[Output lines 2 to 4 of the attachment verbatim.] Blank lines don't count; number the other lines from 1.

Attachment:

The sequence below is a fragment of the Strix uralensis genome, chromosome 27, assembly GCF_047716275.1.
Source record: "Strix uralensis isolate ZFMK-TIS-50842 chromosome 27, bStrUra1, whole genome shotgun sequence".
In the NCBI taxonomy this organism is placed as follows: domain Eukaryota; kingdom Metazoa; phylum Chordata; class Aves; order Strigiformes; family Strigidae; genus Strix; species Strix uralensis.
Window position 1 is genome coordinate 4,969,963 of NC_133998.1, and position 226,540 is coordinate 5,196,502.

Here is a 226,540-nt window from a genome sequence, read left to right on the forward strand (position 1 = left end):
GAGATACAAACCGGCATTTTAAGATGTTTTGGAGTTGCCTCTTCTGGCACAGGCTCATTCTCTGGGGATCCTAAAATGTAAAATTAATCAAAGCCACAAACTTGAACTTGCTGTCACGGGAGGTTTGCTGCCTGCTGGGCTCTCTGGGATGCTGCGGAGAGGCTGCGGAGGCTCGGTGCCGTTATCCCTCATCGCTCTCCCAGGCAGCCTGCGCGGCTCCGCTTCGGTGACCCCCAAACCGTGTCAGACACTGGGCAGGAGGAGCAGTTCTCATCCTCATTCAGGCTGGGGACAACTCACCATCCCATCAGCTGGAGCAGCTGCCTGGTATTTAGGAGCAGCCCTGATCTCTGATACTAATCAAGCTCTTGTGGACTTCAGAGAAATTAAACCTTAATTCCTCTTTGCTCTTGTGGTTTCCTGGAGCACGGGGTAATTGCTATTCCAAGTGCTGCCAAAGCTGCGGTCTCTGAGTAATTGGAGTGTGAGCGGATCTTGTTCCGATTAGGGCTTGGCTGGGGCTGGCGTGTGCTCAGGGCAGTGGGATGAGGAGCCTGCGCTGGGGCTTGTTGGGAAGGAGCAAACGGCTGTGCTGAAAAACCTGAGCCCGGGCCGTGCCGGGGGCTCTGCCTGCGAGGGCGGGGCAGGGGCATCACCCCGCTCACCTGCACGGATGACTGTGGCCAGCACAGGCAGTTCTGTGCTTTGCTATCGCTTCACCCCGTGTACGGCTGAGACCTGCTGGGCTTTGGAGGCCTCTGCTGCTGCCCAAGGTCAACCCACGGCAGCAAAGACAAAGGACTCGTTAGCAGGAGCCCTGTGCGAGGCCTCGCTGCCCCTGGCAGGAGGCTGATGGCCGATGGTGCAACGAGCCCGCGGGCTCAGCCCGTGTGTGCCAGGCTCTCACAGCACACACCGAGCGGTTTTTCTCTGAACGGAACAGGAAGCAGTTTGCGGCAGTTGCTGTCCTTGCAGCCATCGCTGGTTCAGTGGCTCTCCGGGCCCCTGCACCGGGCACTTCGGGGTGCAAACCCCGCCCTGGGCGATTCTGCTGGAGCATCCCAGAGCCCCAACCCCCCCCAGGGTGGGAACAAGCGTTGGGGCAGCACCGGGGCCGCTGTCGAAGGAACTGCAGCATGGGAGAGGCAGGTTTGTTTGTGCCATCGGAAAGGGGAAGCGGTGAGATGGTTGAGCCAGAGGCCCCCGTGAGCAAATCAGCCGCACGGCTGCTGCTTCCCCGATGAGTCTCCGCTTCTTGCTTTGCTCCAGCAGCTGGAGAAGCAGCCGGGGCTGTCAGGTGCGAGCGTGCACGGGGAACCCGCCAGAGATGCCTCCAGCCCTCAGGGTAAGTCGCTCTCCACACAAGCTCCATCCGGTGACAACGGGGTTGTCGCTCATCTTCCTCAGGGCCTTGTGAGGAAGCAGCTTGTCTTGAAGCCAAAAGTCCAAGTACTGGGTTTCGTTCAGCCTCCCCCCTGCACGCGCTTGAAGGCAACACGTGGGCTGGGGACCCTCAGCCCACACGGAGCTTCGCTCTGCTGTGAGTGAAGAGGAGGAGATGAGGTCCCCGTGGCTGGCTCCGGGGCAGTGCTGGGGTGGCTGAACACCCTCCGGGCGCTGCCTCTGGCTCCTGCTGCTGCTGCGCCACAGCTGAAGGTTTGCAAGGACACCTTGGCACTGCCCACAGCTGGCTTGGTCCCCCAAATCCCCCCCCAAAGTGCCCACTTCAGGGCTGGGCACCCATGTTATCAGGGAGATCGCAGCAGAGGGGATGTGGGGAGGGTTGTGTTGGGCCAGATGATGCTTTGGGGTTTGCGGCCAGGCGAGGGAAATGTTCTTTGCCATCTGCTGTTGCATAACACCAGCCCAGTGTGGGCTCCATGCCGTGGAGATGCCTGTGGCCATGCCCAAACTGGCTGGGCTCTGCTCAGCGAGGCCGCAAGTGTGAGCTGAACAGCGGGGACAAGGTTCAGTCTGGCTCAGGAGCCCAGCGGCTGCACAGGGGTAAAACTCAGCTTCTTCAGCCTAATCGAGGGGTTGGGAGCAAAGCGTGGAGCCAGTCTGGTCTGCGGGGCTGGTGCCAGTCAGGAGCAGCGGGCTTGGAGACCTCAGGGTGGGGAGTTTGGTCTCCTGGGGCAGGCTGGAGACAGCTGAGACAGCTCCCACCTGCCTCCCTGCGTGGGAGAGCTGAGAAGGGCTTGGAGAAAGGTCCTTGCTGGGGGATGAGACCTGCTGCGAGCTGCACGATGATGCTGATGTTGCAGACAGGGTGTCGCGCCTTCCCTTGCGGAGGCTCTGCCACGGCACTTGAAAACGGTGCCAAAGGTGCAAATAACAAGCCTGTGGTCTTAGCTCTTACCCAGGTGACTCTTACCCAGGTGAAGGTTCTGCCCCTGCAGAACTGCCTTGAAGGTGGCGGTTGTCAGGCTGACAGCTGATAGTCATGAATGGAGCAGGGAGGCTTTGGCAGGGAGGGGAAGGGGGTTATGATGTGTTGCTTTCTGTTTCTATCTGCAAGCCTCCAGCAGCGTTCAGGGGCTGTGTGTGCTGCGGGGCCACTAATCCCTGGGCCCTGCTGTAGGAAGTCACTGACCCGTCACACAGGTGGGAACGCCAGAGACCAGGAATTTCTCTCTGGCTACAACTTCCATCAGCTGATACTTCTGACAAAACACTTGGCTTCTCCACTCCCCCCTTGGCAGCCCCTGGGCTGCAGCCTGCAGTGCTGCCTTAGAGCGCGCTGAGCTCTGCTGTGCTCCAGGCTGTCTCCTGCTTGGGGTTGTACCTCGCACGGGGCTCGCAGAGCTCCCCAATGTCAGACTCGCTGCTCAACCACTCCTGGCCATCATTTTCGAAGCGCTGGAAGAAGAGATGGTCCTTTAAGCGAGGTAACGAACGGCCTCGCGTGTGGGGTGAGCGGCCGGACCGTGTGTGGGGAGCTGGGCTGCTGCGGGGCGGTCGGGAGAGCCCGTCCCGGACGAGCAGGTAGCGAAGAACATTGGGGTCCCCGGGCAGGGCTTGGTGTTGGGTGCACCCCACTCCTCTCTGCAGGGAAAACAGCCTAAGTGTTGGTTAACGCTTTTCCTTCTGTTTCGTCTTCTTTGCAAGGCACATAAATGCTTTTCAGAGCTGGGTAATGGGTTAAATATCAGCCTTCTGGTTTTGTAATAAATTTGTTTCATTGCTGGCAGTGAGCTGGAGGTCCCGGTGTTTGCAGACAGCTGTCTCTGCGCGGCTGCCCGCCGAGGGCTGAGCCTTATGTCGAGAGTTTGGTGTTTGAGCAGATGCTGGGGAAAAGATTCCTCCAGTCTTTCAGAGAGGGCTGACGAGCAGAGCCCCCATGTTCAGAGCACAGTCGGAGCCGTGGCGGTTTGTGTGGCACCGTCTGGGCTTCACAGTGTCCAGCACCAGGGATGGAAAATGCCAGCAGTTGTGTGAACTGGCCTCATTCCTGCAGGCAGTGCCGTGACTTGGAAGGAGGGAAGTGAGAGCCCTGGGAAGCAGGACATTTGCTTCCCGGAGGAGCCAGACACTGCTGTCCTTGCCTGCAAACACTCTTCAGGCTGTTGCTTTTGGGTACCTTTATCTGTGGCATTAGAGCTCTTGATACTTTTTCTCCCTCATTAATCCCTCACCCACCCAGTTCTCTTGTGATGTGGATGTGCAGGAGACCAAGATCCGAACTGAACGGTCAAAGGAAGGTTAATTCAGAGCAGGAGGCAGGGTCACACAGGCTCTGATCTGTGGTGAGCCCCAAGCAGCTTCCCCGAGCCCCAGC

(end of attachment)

Source record: "Strix uralensis isolate ZFMK-TIS-50842 chromosome 27, bStrUra1, whole genome shotgun sequence".
In the NCBI taxonomy this organism is placed as follows: domain Eukaryota; kingdom Metazoa; phylum Chordata; class Aves; order Strigiformes; family Strigidae; genus Strix; species Strix uralensis.
Window position 1 is genome coordinate 4,969,963 of NC_133998.1, and position 226,540 is coordinate 5,196,502.